On April 19, 2018, Funimation announced that the series would air on Adult Swim's Toonami block starting on May 5.[50]

A fourth season was announced in the 44th issue of Weekly Shōnen Jump magazine of 2018.[51] This was later confirmed with the airing of the final episode to season three on September 29, 2018.[52] On December 19, 2018, the My Hero Academia website confirmed a release date of October 12, 2019, along with a key visual.[53][54] Funimation had premiered the first episode of the fourth season at Anime Expo on July 6, 2019, with the English dub.[55][56] Kenji Nagasaki is serving as chief director of the fourth season, with Masahiro Mukai as director.[57] Funimation and Madman Entertainment will premiere the first episode of the English dub in Australia at Madman Anime Festival Melbourne and Perth on September 14 and October 4, 2019, respectively.[58] The first opening theme is "Polaris" by Blue Encount, while the first ending theme is "Kōkai no Uta" by Sayuri.[59] The second opening theme is "Star Marker" by Kana-Boon, and the second ending theme is "Shout Baby" by Ryokuōshoku Shakai.[60] An original net animation was announced to be released on August 16, 2020, with the returning staff and cast from the previous season.[61]

A fifth season was announced in the 18th issue of Weekly Shōnen Jump magazine in April 2020,[62] and at the end of the final episode of season 4.[63]

Theatrical films

An anime film was announced in December 2017 and features an original story set after the manga's "Final Exam" arc.[64] Titled My Hero Academia: Two Heroes (僕のヒーローアカデミア THE MOVIE ~2人の英雄 (ヒーロー), Boku no Hīrō Akademia THE MOVIE: Futari no Hīrō), the film had its world premiere at Anime Expo on July 5, 2018,[65] and the Japanese theatrical release began screening on August 3, 2018, with the staff and cast from the anime series returning to reprise their roles.[66] Funimation announced that they would release the film theatrically in the United States and Canada from September 25, 2018, to October 2, 2018.[65][67]

In October 2018, Legendary Entertainment acquired the rights to produce a live-action adaptation of My Hero Academia.[68]

On March 23, 2019, it was announced that a second animated film for My Hero Academia was in production.[69] On July 7, 2019, the official Twitter account for My Hero Academia revealed the title as My Hero Academia: Heroes Rising (僕のヒーローアカデミア THE MOVIE ヒーローズ:ライジング, Boku no Hīrō Akademia THE MOVIE Hīrōzu: Raijingu), and scheduled the film for release on December 20, 2019.[70][71]

Video games

A video game based on the anime, My Hero Academia: Battle for All, was announced in November 2015.[72] The game was developed by Dimps and published by Bandai Namco Entertainment for the Nintendo 3DS handheld game console, where it released in Japan on May 19, 2016.[73] A second video game, titled My Hero: One's Justice, was released for PlayStation 4, Nintendo Switch, Xbox One and Microsoft Windows on October 26, 2018.[74][75][76] The game has sold over 500,000 units worldwide, as of January 2019.[77] Izuku Midoriya, All Might and Katsuki Bakugo also appear as playable characters in the crossover game Jump Force.[78][79][80] A third installment of the video game series, My Hero: One's Justice 2, was announced for release on Nintendo Switch, Xbox One, PlayStation 4, and PC. It was released in Japan on March 12, 2020, for Xbox One, PlayStation 4 and Nintendo Switch.[81][82]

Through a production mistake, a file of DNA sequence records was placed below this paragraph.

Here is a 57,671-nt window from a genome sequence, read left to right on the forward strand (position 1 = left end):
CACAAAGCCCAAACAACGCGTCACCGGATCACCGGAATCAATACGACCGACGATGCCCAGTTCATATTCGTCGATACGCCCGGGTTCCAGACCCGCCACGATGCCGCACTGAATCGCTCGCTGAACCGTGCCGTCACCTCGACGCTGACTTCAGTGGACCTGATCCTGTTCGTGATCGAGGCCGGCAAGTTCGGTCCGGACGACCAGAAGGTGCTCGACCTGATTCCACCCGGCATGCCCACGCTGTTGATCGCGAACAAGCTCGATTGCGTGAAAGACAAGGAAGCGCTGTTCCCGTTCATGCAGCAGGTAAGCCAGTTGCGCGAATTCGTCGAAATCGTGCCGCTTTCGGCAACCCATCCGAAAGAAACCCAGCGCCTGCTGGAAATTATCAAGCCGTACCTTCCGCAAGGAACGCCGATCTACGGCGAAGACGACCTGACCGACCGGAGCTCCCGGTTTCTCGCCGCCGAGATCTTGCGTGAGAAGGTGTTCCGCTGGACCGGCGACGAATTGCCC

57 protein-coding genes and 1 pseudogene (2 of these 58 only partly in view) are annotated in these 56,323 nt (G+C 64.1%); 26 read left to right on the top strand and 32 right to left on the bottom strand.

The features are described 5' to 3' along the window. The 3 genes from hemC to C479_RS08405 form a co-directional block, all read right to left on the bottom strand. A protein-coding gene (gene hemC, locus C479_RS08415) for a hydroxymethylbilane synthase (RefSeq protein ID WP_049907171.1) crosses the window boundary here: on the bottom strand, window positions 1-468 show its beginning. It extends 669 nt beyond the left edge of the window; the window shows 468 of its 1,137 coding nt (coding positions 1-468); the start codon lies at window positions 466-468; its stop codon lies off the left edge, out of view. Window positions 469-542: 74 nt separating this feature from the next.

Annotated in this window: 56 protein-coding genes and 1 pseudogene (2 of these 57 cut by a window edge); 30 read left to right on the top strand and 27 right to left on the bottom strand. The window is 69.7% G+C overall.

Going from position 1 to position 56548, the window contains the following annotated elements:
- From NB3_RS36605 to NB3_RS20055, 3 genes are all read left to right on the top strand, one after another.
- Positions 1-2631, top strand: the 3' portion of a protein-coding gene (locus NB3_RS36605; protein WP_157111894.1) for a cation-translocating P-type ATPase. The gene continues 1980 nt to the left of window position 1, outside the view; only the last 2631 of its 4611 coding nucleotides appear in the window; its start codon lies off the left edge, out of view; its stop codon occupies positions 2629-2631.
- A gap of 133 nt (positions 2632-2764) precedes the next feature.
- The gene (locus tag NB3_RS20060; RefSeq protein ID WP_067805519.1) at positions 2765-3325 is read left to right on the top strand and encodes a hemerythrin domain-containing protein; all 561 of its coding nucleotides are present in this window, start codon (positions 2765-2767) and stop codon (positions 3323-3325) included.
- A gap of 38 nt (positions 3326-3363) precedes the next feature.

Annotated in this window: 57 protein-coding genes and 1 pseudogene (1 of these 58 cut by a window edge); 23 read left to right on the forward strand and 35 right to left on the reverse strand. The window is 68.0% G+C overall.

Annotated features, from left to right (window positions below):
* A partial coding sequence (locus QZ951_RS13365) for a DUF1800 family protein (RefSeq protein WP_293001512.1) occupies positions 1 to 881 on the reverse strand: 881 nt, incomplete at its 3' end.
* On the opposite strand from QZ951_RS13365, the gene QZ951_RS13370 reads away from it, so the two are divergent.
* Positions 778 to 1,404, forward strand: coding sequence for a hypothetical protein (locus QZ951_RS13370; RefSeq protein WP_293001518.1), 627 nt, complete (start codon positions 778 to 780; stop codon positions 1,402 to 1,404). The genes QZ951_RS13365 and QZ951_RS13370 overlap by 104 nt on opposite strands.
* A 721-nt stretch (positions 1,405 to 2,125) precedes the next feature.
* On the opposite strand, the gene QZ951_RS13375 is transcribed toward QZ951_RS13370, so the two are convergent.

Musicals

My Hero Academia: The "Ultra" Stage, a stage musical adaptation, was first announced in 2018 and ran in Tokyo and Osaka from April 12 to April 29, 2019.[83][84] The play was directed by Tsuneyasu Motoyoshi written by Hideyuki Nishimori, and choreographed by Umebō. Shunsuke Wada composed the music. A second stage play titled My Hero Academia: The "Ultra" Stage: A True Hero, was scheduled to run from March 6 to April 25, 2020, with the cast and staff returning.[85][86] A concert event titled My Hero Academia: The "Ultra" Live will be held in July 2020.[87] However, due to the COVID-19 pandemic, My Hero Academia: The "Ultra" Stage: A True Hero's original run was cancelled and postponed to July 2020, where a complete version titled My Hero Academia: The "Ultra" Stage: A True Hero Plus Stage Ver. will run instead while My Hero Academia: The "Ultra" Live is postponed to a later date.[88] After one staff member contracted COVID-19, the production committee announced that My Hero Academia: The "Ultra" Stage: A True Hero would instead be live-streamed; however, the play was delayed again after another staff member contracted COVID-19.[89]